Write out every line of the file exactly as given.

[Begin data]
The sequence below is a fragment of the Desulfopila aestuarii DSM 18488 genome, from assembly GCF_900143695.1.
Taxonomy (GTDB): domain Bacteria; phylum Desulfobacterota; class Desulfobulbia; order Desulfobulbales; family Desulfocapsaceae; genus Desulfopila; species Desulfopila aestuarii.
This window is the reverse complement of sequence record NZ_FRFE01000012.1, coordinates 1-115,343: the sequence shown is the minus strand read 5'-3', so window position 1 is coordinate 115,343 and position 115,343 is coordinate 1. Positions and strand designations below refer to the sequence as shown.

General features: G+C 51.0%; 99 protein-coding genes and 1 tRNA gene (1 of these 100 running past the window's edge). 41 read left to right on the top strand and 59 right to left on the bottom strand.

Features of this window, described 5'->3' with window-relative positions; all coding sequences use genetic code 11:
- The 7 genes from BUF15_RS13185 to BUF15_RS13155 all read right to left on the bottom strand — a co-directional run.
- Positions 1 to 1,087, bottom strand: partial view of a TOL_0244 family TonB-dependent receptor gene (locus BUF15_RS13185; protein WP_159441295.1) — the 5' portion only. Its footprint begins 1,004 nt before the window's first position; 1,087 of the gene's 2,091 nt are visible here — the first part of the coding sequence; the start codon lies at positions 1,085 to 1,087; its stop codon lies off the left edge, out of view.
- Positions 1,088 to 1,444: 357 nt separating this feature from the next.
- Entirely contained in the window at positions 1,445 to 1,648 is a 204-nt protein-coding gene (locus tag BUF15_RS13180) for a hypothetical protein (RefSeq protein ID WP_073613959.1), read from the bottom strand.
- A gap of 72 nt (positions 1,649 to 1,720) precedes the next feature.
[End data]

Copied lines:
The sequence below is a fragment of the Desulfopila aestuarii DSM 18488 genome, from assembly GCF_900143695.1.
Taxonomy (GTDB): domain Bacteria; phylum Desulfobacterota; class Desulfobulbia; order Desulfobulbales; family Desulfocapsaceae; genus Desulfopila; species Desulfopila aestuarii.
This window is the reverse complement of sequence record NZ_FRFE01000012.1, coordinates 1-115,343: the sequence shown is the minus strand read 5'-3', so window position 1 is coordinate 115,343 and position 115,343 is coordinate 1. Positions and strand designations below refer to the sequence as shown.

General features: G+C 51.0%; 99 protein-coding genes and 1 tRNA gene (1 of these 100 running past the window's edge). 41 read left to right on the top strand and 59 right to left on the bottom strand.

Features of this window, described 5'->3' with window-relative positions; all coding sequences use genetic code 11:
- The 7 genes from BUF15_RS13185 to BUF15_RS13155 all read right to left on the bottom strand — a co-directional run.
- Positions 1 to 1,087, bottom strand: partial view of a TOL_0244 family TonB-dependent receptor gene (locus BUF15_RS13185; protein WP_159441295.1) — the 5' portion only. Its footprint begins 1,004 nt before the window's first position; 1,087 of the gene's 2,091 nt are visible here — the first part of the coding sequence; the start codon lies at positions 1,085 to 1,087; its stop codon lies off the left edge, out of view.
- Positions 1,088 to 1,444: 357 nt separating this feature from the next.
- Entirely contained in the window at positions 1,445 to 1,648 is a 204-nt protein-coding gene (locus tag BUF15_RS13180) for a hypothetical protein (RefSeq protein ID WP_073613959.1), read from the bottom strand.
- A gap of 72 nt (positions 1,649 to 1,720) precedes the next feature.